via zpool clear data because the USB drive is marked as faulty. Normally this will
    not happen (unless the drive really failed) because I will be connecting and disconnecting
    the drive only when powering on or shutting down the laptop, respectively.
  6. After that I have used
    Mark Shellenbaum's
    blog entry
    about ZFS delegated administration
    (it was Mark who did
    the integration)

    and ZFS Delegated Administration
    from OpenSolaris
    ZFS Administration Guide
    and created permissions set for my local user and assigned
    those permissions to the ZFS pool 'data' and the user:
      # chmod A+user:vk:add_subdirectory:fd:allow /data
    # zfs allow -s @major_perms clone,create,destroy,mount,snapshot data
    # zfs allow -s @major_perms send,receive,share,rename,rollback,promote data
    # zfs allow -s @major_props copies,compression,quota,reservation data
    # zfs allow -s @major_props snapdir,sharenfs data
    # zfs allow vk @major_perms,@major_props data

    All of the commands had to be done under root.
  7. Now the user is able to create a home directory for himself:
      $ zfs create data/vk
  8. Time to setup the environment of data sets and prepare it for data.
    I have separated the data sets according to a 'service level'. Some data are very
    important (e.g. presentations ;)) to me so I want them multiplied via the ditto blocks
    mechanism so they are actually present 4 times in case of copies dataset
    property set to 2. Also, documents are not usually accompanied by executable
    code so the exec property was set to off which will prevent
    running scripts or programs from that dataset.

    Some data are volatile and in high quantity so they do not need any additional
    protection and it is good idea to
    compress them with better
    compression algorithm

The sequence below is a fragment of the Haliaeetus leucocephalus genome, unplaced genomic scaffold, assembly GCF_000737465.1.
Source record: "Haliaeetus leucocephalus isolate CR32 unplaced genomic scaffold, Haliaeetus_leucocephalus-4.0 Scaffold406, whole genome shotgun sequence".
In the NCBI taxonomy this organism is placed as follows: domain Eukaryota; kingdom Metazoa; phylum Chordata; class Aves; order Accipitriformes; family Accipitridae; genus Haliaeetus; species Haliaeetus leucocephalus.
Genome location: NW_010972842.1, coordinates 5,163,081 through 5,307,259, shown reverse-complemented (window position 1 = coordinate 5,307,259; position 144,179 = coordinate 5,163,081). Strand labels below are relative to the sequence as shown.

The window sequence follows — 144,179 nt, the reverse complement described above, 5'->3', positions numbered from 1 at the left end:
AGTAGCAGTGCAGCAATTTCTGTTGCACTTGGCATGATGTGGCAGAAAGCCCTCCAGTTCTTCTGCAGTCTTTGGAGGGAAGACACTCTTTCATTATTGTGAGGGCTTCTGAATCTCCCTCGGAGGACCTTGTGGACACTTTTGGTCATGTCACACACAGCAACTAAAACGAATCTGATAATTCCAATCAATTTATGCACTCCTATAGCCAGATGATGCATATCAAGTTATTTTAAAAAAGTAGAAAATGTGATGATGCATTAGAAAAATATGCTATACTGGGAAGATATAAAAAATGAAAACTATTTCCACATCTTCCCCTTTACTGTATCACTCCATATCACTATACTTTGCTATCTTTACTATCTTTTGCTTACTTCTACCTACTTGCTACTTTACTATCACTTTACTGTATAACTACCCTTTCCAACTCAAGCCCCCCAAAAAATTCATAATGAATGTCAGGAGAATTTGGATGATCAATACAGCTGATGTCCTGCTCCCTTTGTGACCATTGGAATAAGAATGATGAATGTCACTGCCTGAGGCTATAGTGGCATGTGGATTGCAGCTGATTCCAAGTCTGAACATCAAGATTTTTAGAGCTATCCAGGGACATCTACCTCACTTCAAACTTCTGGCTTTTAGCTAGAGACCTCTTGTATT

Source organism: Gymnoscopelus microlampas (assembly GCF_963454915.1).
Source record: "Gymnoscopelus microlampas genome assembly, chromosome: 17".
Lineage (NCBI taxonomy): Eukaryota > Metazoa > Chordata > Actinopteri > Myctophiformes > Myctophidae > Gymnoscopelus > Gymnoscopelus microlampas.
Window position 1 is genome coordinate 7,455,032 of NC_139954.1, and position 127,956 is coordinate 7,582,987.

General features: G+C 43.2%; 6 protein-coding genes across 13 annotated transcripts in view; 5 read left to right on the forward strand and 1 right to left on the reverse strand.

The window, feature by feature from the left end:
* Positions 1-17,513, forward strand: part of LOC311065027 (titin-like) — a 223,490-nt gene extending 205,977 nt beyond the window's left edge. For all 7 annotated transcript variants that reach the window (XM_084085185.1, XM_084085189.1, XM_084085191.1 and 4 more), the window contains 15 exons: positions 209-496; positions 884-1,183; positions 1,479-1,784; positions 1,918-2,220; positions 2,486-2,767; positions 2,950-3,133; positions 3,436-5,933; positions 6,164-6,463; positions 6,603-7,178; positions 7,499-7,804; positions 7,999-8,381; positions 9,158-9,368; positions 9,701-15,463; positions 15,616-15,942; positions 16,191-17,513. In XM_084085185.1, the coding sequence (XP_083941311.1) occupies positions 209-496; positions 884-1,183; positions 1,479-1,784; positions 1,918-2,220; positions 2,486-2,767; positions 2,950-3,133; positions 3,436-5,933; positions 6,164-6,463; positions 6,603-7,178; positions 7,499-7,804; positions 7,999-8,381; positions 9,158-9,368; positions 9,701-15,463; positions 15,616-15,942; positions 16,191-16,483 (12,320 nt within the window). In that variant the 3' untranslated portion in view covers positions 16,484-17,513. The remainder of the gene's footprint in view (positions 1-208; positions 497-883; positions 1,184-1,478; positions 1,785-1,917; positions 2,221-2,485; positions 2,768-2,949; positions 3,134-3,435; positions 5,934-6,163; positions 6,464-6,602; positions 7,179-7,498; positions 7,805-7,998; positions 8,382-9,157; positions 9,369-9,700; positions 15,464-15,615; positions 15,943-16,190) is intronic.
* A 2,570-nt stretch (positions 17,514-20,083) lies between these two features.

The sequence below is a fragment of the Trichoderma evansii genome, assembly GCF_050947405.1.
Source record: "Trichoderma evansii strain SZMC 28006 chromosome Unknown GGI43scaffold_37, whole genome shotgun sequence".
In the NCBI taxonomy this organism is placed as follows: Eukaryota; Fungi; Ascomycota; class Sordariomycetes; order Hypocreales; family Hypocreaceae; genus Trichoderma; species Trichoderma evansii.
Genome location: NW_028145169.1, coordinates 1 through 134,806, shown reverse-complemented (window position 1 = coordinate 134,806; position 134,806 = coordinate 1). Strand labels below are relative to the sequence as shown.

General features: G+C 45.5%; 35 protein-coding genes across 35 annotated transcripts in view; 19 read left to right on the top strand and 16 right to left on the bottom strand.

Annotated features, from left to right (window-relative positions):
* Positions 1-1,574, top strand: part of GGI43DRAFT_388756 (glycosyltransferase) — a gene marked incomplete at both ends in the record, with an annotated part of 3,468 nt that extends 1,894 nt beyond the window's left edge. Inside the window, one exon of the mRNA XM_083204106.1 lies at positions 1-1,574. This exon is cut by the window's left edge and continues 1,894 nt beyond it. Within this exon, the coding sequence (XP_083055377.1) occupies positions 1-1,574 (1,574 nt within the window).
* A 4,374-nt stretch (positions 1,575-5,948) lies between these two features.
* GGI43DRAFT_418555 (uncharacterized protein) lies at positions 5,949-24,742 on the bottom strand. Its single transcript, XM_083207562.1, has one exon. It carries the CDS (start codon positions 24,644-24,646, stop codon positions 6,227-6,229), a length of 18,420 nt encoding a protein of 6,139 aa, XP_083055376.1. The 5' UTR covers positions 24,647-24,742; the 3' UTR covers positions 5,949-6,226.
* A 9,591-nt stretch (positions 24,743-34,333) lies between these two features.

to save some space. The following table summarizes the setup:
       dataset             properties                       comment
    | data/vk/Documents | copies=2 | presentations |
    | data/vk/Saved | compression=on exec=off | stuff from web |
    | data/vk/DVDs | compression=gzip-8 exec=off | Nevada ISOs for LU |
    | data/vk/CRs | compression=on copies=2 | precious source code ! |

    So the commands will be:
      $ zfs create -o copies=2 data/vk/Documents
    $ zfs create -o compression=gzip-3 -o exec=off data/vk/Saved

  9. Now it is possible to migrate all the data, change home directory of the
    user to /data/vk (e.g. via /usr/ucb/vipw) and relogin.

However, this is not the end of it but just beginning. There are many things to
make the setup even better, to name a few:

  • setup some sort of automatic snapshots for selected datasets

    The set of scripts and SMF service for doing ZFS snapshots and backup
    (see ZFS Automatic For The People
    and related blog entries)
    made by Tim Foster could be used for this task.
  • make zpool scrub run periodically
  • detect failures of the disks

    This would be ideal to see in Gnome panel or Gnome system monitor.
  • setup off-site backup via SunSSH + zfs send

    This could be done using the hooks provided by Tim's scripts (see above).
  • Set quotas and reservations for some of the datasets.
  • Install ZFS scripts for Gnome nautilus so I will be able to browse, perform and destroy
    snapshots in nautilus. Now which set of scripts to use ? Chris Gerhard's or Tim Foster's ? Or should I
    just wait for the official
    ZFS support for nautilus
    to be integrated ?
  • Find how exactly will the recovery scenario (in case of laptop drive failure) will look like.

    To import the ZFS pool from the USB disk should suffice but during my experiments
    I was not able to complete it successfully.

With all the above the data should be safe from disk failure (after all disks are
often called "spinning rust" so they are going to fail sooner or later) and also
the event of loss of both laptop and USB disk.

Lastly, a philosophical thought: One of my colleagues considers hardware
as a necessary (and very faulty) layer which is only needed to make it possible to
express the ideas in software. This might seem extreme but come to think of it.
ZFS is special in this sense - being a software which provides that bridge, it's core idea to
isolate the hardware faults.